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About the Core

Meet the Basic Sciences molecular-level SWAT team

Throughout the second half of the 20th century, the pharmaceutical industry made amazing strides forward in the discovery of new drugs, including antibiotics, antitumor agents, cholesterol lowering agents, drugs to treat mental illnesses, etc. In most of these cases, the drug discovery process started with a team of biochemists and pharmacologists who identified a drug “target,” usually a protein in a normal human cell, bacterial cell, virus, or cancer cell believed to be responsible for causing or contributing to a disease of interest. The investigators would develop an “assay” – essentially a test that measures the function of the protein. They then used the assay to assess the effects of “small molecules” on the protein’s function, a process known as “screening.” For this purpose, pharmaceutical companies amassed a chemical “library” of tens of thousands of such molecules, chosen to be of a size and structure suitable for use as a drug. Molecules that altered the function of the target protein in the screen were termed “hits.” In most cases, a screen would yield multiple hits, but these hits rarely turned out to be useful as a drug. They would lack adequate potency, or be rapidly metabolized in the body, or be of concern because of possible toxicity. So, in the next stage of the process, a team of medicinal chemists would take over. They would synthesize a range of “analogs” – compounds with structures similar to but bearing systematically chosen small structural changes from, the original hits in hopes of improving their potential for use as a drug. Ultimately, they would achieve a compound with the desired characteristics. This “lead” compound would then be taken into clinical trials to ultimately test its value as a drug.

One can easily imagine that this whole process was time-consuming and very expensive, so only well-financed large pharmaceutical companies could successfully carry it out. But that all changed in the past 20 years. New technology emerged that enabled automation of screening assays and vastly increased the number of compounds that could be tested at once. This ability to carry out “high-throughput screening” dramatically shortened the time needed to evaluate the effects of all the members of a large chemical library. In addition, new advances in medicinal chemistry, largely pioneered by Vanderbilt’s own Craig Lindsley (Professor of Pharmacology, etc.), increased the speed and efficiency of analog synthesis, thereby enhancing the likely success of the overall “hit-to-lead” process. These technologies were soon imported into academic institutions, enabling them to become directly involved in all phases of drug discovery. Basic science investigators now had a greater opportunity to translate their research to the clinic, and molecules generated by these efforts could also serve as “tools” to study the effects of changing a protein’s function at the level of individual cells or an intact organism.

With the establishment of its Institute of Chemical Biology in 2007, Vanderbilt was at the forefront of the academic drug discovery effort. A critical component of the VICB is the Molecular Design and Synthesis Center, originally known as the Chemical Synthesis Core. Its mission is to support the medicinal and synthetic chemistry needs of Vanderbilt investigators across campus and beyond. The core provides researchers with access to small molecules with defined or to-be-designed structures as well as hit-to-lead medicinal chemistry support.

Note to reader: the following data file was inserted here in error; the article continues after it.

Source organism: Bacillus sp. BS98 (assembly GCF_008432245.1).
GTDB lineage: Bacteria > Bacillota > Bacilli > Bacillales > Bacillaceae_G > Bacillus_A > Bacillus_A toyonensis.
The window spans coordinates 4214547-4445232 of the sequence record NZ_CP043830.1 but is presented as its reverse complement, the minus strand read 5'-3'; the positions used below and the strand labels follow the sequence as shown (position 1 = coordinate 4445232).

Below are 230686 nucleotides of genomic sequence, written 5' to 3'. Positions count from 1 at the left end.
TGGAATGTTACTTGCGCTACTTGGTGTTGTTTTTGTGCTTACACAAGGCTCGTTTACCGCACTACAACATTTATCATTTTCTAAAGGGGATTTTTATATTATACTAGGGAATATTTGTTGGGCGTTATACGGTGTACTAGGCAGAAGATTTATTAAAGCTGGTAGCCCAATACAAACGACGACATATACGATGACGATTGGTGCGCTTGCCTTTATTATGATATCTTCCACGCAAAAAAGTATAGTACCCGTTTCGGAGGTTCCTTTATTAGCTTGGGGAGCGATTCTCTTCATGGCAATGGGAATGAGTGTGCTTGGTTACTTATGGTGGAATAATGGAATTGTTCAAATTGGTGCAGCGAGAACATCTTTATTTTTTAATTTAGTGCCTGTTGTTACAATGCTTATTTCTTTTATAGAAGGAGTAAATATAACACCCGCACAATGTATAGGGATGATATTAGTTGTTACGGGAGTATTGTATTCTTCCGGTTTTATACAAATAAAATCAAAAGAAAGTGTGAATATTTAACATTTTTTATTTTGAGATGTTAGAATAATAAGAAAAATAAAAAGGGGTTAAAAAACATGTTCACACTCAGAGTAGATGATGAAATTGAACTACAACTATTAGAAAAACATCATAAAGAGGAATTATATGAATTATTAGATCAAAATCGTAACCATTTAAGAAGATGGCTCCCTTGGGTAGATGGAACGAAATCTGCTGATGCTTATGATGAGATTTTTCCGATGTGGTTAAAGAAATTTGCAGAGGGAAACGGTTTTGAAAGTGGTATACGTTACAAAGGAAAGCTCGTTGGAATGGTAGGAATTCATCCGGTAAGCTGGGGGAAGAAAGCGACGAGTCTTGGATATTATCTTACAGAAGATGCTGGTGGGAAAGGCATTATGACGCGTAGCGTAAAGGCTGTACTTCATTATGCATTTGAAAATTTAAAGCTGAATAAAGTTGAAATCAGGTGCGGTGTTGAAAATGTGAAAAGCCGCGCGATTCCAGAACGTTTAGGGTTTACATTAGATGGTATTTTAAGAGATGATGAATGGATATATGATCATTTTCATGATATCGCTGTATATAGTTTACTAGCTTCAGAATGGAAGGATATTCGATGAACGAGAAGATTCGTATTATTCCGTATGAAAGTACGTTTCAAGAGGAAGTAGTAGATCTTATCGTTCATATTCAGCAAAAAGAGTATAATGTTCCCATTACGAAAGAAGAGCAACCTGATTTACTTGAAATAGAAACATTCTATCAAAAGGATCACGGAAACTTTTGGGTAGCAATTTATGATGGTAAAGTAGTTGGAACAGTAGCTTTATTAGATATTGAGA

Gary Sulikowski, director of the core and Stevenson Professor of Chemistry, arrived at Vanderbilt by way of Texas A&M University in 2004. We recently sat down with Sulikowski, who shared some insight into synthetic chemistry and discussed the core’s history and involvement in drug discovery at Vanderbilt.

What is the purpose of the core?
The main purpose of the core has always been to support the synthetic chemistry needs of Vanderbilt investigators across campus.

We focus on two main goals. The first is to support preclinical lead development in drug discovery, especially anticancer drug discovery. We do this by applying the latest techniques in medicinal chemistry to synthesize analogs of hit compounds identified by the High-Throughput Screening Core. These hit compounds are then subsequently screened, and additional modifications are made as needed until we have developed a promising lead molecule. About 40% to 50% of our work centers on lead optimization.

Our second main goal is to help researchers who are not necessarily interested in drug discovery to acquire or develop chemical tools that will help them to better understand biological processes from a basic science perspective. For example, some projects require that we create synthetic processes to provide investigators with large amounts of natural metabolites or drug-like compounds in the quantities needed for animal studies. An illustration of this approach is our ability to synthesize prostaglandins and their associated metabolites. Prostaglandins are naturally occurring molecules that modulate an array of biological effects ranging from blood clotting to fever and inflammation, and even childbirth. As prostaglandins are found in the human body in very small quantities, we have developed synthetic routes to make them available to biomedical investigators in amounts sufficient for use in research. In other projects, we have prepared known compounds for large-scale animal studies, or synthesized smaller amounts of known or novel compounds required by investigators for their research needs.